Clearly this was meant to be a comprehensive women’s encyclopedia, see for instance the comments here about sources, but that is a story for another day.
The ladies dictionary, being a general entertainment for the fair-sex was published on 19 March 1694 by John Dunton. No compiler was named on the title page, but the dedication by ‘the author’ addressed ‘to the Ladies, Gentlewomen, and Others, of the Fair-Sex’ was signed ‘N. H.’ The book offers around 1950 lexical and encyclopaedic entries, the great majority excerpted either verbatim or with some degree of abridgement or adaptation from other published books. It was the first substantial reference book to be published in England with women as its principal target audience, and was arguably the first alphabetically-arranged encyclopaedia to be published in English
- THE LEARNED LADY IN ENGLAND 1650-1760 BY MYRA REYNOLDS Professor of English Literature in the University of Chicago WITH PORTRAITS BOSTON AND NEW YORK HOUGHTON MIFFLIN COMPANY The Riverside Press Cambridge. 1920. (Gutenberg)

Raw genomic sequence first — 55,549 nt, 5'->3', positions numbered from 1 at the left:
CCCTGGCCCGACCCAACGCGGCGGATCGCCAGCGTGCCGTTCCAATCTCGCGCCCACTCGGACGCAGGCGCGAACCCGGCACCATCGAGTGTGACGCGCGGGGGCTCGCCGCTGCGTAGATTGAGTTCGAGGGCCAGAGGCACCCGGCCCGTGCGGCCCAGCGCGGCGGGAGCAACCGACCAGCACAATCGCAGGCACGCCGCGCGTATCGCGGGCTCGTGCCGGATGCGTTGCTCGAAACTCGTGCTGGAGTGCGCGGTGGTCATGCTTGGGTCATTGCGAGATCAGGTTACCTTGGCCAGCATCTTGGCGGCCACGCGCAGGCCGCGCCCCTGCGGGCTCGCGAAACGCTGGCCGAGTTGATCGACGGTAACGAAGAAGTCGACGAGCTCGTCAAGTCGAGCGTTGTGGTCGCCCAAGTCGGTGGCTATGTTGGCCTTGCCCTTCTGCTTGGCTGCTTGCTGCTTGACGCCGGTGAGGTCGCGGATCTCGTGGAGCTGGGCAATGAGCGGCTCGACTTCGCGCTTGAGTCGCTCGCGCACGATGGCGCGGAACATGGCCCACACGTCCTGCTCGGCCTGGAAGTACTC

- Extract from “The epitome of good manners”, a treatise by John de la Casa, appended to Thomas Gainford’s The Rich Cabinet in 1616. [Transcript – UMich] (as in Galateo of Maister Iohn Della Casa, Archbishop of Beneuenta, yes, THAT “de la Casa”)
- Il Cortegiano or The Courtier written by Conte Baldassar Castiglione 1528, tr. English 1561, Thomas Hoby. The Hoby text was widely read in its day.
- The New Youth’s Behaviour (note the subtle name change for the Francis Hawkins translation, that gives a whole new search term) cited in notes for The Works of William Shakespeare The Twelfth Night, Notes to the Third Act: “If thou thou’st him some thrice”